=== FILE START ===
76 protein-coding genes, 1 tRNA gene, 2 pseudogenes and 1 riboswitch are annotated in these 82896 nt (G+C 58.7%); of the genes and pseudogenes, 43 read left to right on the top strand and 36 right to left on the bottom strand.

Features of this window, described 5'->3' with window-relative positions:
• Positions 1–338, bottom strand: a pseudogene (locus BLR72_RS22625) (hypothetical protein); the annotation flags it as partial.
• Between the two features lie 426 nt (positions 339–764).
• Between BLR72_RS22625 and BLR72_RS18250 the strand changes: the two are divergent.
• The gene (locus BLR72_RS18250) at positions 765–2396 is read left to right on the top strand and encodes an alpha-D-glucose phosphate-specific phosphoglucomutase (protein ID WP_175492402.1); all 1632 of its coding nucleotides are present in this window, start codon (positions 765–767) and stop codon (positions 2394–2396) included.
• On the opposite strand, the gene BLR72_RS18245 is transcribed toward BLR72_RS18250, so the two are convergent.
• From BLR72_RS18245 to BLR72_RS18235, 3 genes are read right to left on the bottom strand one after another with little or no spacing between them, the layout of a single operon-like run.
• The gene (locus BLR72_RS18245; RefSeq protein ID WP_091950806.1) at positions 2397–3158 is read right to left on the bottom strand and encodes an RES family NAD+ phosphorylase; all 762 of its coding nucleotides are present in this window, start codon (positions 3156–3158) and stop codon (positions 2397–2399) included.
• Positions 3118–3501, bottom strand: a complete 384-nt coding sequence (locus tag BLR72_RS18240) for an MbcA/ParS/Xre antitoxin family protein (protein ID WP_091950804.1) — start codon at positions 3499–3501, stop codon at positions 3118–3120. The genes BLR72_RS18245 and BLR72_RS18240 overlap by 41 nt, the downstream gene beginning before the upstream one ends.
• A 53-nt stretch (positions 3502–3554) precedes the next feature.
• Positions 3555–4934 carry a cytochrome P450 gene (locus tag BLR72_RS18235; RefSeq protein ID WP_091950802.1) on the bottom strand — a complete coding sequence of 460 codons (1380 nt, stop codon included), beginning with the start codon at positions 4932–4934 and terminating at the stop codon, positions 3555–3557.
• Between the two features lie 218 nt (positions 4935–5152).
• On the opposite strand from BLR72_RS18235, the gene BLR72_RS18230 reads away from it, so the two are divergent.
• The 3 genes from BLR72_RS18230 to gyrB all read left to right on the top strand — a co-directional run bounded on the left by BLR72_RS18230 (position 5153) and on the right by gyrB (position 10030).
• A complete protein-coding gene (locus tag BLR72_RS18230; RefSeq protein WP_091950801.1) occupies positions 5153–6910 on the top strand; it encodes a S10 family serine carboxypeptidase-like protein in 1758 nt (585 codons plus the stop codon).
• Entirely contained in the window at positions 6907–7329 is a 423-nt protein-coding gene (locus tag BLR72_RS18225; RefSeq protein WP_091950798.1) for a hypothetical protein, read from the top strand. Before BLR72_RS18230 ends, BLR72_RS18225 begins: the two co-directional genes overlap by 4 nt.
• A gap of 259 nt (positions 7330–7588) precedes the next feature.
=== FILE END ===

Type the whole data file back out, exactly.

76 protein-coding genes, 1 tRNA gene, 2 pseudogenes and 1 riboswitch are annotated in these 82896 nt (G+C 58.7%); of the genes and pseudogenes, 43 read left to right on the top strand and 36 right to left on the bottom strand.

Features of this window, described 5'->3' with window-relative positions:
• Positions 1–338, bottom strand: a pseudogene (locus BLR72_RS22625) (hypothetical protein); the annotation flags it as partial.
• Between the two features lie 426 nt (positions 339–764).
• Between BLR72_RS22625 and BLR72_RS18250 the strand changes: the two are divergent.
• The gene (locus BLR72_RS18250) at positions 765–2396 is read left to right on the top strand and encodes an alpha-D-glucose phosphate-specific phosphoglucomutase (protein ID WP_175492402.1); all 1632 of its coding nucleotides are present in this window, start codon (positions 765–767) and stop codon (positions 2394–2396) included.
• On the opposite strand, the gene BLR72_RS18245 is transcribed toward BLR72_RS18250, so the two are convergent.
• From BLR72_RS18245 to BLR72_RS18235, 3 genes are read right to left on the bottom strand one after another with little or no spacing between them, the layout of a single operon-like run.
• The gene (locus BLR72_RS18245; RefSeq protein ID WP_091950806.1) at positions 2397–3158 is read right to left on the bottom strand and encodes an RES family NAD+ phosphorylase; all 762 of its coding nucleotides are present in this window, start codon (positions 3156–3158) and stop codon (positions 2397–2399) included.
• Positions 3118–3501, bottom strand: a complete 384-nt coding sequence (locus tag BLR72_RS18240) for an MbcA/ParS/Xre antitoxin family protein (protein ID WP_091950804.1) — start codon at positions 3499–3501, stop codon at positions 3118–3120. The genes BLR72_RS18245 and BLR72_RS18240 overlap by 41 nt, the downstream gene beginning before the upstream one ends.
• A 53-nt stretch (positions 3502–3554) precedes the next feature.
• Positions 3555–4934 carry a cytochrome P450 gene (locus tag BLR72_RS18235; RefSeq protein ID WP_091950802.1) on the bottom strand — a complete coding sequence of 460 codons (1380 nt, stop codon included), beginning with the start codon at positions 4932–4934 and terminating at the stop codon, positions 3555–3557.
• Between the two features lie 218 nt (positions 4935–5152).
• On the opposite strand from BLR72_RS18235, the gene BLR72_RS18230 reads away from it, so the two are divergent.
• The 3 genes from BLR72_RS18230 to gyrB all read left to right on the top strand — a co-directional run bounded on the left by BLR72_RS18230 (position 5153) and on the right by gyrB (position 10030).
• A complete protein-coding gene (locus tag BLR72_RS18230; RefSeq protein WP_091950801.1) occupies positions 5153–6910 on the top strand; it encodes a S10 family serine carboxypeptidase-like protein in 1758 nt (585 codons plus the stop codon).
• Entirely contained in the window at positions 6907–7329 is a 423-nt protein-coding gene (locus tag BLR72_RS18225; RefSeq protein WP_091950798.1) for a hypothetical protein, read from the top strand. Before BLR72_RS18230 ends, BLR72_RS18225 begins: the two co-directional genes overlap by 4 nt.
• A gap of 259 nt (positions 7330–7588) precedes the next feature.